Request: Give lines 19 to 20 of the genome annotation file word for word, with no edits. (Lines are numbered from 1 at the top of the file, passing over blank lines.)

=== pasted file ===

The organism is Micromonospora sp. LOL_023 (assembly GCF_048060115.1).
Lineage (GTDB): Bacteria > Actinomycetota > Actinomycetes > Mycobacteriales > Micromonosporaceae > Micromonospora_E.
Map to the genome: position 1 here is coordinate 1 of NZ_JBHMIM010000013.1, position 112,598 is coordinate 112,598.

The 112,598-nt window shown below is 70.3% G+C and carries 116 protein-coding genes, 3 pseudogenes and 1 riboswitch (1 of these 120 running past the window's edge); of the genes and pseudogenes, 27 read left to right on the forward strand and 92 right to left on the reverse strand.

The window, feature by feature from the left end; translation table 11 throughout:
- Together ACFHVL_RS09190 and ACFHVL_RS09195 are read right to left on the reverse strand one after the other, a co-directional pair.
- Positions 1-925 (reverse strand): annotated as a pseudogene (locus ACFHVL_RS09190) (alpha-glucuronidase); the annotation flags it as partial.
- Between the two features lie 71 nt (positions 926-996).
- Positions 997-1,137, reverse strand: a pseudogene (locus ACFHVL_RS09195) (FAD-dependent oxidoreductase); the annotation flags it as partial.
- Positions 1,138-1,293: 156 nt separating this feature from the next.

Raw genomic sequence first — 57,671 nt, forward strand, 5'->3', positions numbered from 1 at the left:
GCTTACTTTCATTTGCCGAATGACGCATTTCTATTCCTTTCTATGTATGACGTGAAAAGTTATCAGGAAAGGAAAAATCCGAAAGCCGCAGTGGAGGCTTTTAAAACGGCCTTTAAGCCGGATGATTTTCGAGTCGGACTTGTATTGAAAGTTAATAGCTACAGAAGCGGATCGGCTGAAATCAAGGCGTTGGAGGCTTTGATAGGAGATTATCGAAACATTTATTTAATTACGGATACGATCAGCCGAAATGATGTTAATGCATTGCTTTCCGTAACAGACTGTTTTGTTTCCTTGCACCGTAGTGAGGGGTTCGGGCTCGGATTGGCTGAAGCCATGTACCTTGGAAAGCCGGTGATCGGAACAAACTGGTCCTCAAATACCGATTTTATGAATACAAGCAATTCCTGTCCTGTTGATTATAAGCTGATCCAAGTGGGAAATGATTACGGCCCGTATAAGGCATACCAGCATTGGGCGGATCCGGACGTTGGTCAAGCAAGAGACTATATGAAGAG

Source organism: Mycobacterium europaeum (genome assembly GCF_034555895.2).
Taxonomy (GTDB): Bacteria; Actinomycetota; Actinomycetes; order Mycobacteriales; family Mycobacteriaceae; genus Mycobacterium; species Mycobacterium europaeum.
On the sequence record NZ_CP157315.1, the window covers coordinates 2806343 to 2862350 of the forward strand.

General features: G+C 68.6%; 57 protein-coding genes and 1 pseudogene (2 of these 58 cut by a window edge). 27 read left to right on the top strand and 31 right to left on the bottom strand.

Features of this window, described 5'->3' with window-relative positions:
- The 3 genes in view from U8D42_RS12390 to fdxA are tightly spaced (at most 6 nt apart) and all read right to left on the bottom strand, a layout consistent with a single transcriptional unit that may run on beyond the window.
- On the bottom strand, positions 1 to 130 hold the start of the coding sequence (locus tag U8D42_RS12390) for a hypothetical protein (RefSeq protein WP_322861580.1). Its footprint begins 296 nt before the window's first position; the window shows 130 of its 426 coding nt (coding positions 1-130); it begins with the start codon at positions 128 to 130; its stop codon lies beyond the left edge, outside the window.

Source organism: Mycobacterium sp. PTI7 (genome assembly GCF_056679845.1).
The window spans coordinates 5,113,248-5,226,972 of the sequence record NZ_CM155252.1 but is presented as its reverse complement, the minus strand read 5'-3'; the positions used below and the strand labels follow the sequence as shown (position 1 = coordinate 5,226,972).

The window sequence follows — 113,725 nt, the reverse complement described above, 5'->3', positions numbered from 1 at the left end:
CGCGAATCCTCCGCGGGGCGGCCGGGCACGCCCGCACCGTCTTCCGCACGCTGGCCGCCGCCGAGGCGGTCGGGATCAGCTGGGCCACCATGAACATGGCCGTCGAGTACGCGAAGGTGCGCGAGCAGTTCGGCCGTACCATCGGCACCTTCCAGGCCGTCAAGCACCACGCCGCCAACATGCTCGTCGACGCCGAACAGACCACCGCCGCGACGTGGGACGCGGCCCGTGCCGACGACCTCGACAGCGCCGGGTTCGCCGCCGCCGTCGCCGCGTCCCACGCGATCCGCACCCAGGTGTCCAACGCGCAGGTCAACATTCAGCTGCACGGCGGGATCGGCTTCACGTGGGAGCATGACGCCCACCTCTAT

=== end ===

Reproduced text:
- On the bottom strand, positions 1 to 130 hold the start of the coding sequence (locus tag U8D42_RS12390) for a hypothetical protein (RefSeq protein WP_322861580.1). Its footprint begins 296 nt before the window's first position; the window shows 130 of its 426 coding nt (coding positions 1-130); it begins with the start codon at positions 128 to 130; its stop codon lies beyond the left edge, outside the window.

Source organism: Mycobacterium sp. PTI7 (genome assembly GCF_056679845.1).